The excavated material from the tunnel and shaft structures is transported to the Longsgraben landfill with a capacity of 4,25 million m³. About three million m³ of the resulting material is transported eco-friendly directly via conveyor belts to the landfill.
The second tunnel section ‘Gloggnitz’ starts in summer 2015. The bidding consortium Implenia, Hochtief Infrastructure and Thyssen has awarded the contract in an EU-wide tender. The Gloggnitz tunnel section represents a major structural engineering challenge due to the drilling through the two water-bearing carbonate sticks. For the construction of this stretch an intermediate heading is being built in Göstritz, consisting of a 1,000m-long access tunnel and two 250m-deep shafts. After the outbreak of the cavern necessary for the construction, conventional tunnelling operations are planned from this intermediate heading in the direction of Gloggnitz and Mürzzuschlag.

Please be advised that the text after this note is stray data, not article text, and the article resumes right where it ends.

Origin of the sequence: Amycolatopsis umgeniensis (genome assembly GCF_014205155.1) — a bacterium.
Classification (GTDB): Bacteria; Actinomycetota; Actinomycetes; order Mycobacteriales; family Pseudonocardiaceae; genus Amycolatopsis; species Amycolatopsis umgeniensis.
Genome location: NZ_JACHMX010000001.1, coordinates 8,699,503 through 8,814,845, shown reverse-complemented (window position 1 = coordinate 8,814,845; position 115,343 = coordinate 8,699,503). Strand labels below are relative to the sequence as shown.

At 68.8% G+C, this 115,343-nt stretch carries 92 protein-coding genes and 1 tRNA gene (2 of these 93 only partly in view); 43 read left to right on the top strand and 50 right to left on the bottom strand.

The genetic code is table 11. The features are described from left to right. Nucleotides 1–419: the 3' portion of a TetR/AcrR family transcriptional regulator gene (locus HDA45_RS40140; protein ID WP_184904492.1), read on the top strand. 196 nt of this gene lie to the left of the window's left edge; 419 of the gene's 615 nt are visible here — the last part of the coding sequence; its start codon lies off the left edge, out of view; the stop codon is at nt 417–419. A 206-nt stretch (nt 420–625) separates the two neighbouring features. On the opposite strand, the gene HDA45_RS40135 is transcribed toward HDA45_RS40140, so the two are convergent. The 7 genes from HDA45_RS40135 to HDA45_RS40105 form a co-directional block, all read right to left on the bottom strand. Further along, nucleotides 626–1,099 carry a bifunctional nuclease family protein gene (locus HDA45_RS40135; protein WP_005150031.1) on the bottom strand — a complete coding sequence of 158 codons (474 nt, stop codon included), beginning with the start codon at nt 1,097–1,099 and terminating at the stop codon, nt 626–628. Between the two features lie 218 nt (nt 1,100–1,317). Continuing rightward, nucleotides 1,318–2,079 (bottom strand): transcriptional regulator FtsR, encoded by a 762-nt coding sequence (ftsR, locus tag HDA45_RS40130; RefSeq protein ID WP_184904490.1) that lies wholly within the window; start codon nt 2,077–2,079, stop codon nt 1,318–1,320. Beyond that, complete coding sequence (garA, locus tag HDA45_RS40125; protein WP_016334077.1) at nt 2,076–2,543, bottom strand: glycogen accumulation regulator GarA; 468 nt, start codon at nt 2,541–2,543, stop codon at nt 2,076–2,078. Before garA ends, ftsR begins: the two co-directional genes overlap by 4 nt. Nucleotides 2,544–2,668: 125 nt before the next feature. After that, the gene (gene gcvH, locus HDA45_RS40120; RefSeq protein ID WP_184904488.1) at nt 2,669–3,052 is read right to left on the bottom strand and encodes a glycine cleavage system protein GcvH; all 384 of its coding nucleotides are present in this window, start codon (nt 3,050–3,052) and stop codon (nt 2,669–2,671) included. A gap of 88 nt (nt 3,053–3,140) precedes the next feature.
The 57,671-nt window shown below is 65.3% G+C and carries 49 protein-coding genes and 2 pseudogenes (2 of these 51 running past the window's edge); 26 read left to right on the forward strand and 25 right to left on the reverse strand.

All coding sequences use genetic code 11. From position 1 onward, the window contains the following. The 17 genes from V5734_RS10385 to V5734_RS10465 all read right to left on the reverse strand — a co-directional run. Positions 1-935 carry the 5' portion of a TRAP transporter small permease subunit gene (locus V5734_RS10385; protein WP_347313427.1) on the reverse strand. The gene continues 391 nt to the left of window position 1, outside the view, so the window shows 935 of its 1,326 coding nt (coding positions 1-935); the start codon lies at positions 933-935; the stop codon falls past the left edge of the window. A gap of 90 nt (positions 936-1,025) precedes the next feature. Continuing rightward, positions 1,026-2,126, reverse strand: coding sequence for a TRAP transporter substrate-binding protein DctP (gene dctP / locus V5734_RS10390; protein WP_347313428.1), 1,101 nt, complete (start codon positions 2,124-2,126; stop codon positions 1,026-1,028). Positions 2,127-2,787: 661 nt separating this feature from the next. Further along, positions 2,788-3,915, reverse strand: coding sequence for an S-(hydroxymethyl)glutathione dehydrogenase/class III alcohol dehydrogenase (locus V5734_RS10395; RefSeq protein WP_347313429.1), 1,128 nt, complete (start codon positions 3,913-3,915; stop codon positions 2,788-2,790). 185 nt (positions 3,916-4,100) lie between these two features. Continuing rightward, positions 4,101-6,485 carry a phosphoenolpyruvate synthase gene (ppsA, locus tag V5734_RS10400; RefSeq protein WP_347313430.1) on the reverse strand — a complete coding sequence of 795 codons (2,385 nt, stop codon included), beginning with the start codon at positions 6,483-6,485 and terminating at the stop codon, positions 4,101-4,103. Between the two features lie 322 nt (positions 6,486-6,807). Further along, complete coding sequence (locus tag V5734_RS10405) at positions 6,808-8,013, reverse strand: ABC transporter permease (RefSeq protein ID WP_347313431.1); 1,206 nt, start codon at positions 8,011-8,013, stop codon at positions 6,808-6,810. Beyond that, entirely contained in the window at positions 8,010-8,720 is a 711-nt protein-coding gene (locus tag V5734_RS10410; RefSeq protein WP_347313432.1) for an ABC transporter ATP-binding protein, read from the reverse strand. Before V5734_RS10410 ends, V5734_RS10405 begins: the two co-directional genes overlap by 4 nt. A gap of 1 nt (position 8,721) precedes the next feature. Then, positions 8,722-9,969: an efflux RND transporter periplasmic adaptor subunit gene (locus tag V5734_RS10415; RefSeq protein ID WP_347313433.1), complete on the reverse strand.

The building of the third tunnel section ‘Grautschenhof’ will start in 2016. Detailed planning has been completed. At the Grautschenhof intermediate heading, a 1,400m-long access tunnel is being drilled into the mountain and at the end of it a cavern is being built. The section is being tunnelled towards the portal area in Mürzzuschlag and towards the intermediate heading Fröschnitzgraben.
Before the tunnelling work could begin, comprehensive studies on the nature of the mountain range were necessary. This was completed by test-drilling along the route. These studies formed an important basis for the determination of the pipeline route and the optimisation of the lines, in order, for example, to avoid fault zones accordingly and to consider these in the pipeline route. The geological knowledge and its geotechnical interpretation were also simultaneously the basis for the selection of construction methods to be provided for the tunnel.
The geology conditions of the Eastern Alps include a variety of different rock types, which affect the choice of construction method. The Semmering Base Tunnel was divided into different sections, in which either cyclic or a continuous tunelling takes place.
With cyclic tunnelling the material is excavated by blasting or dredging. After each blasting or release operation the cavity is secured with shotcrete, steel reinforcement and anchors. In this way, the tunnel grows piece by piece.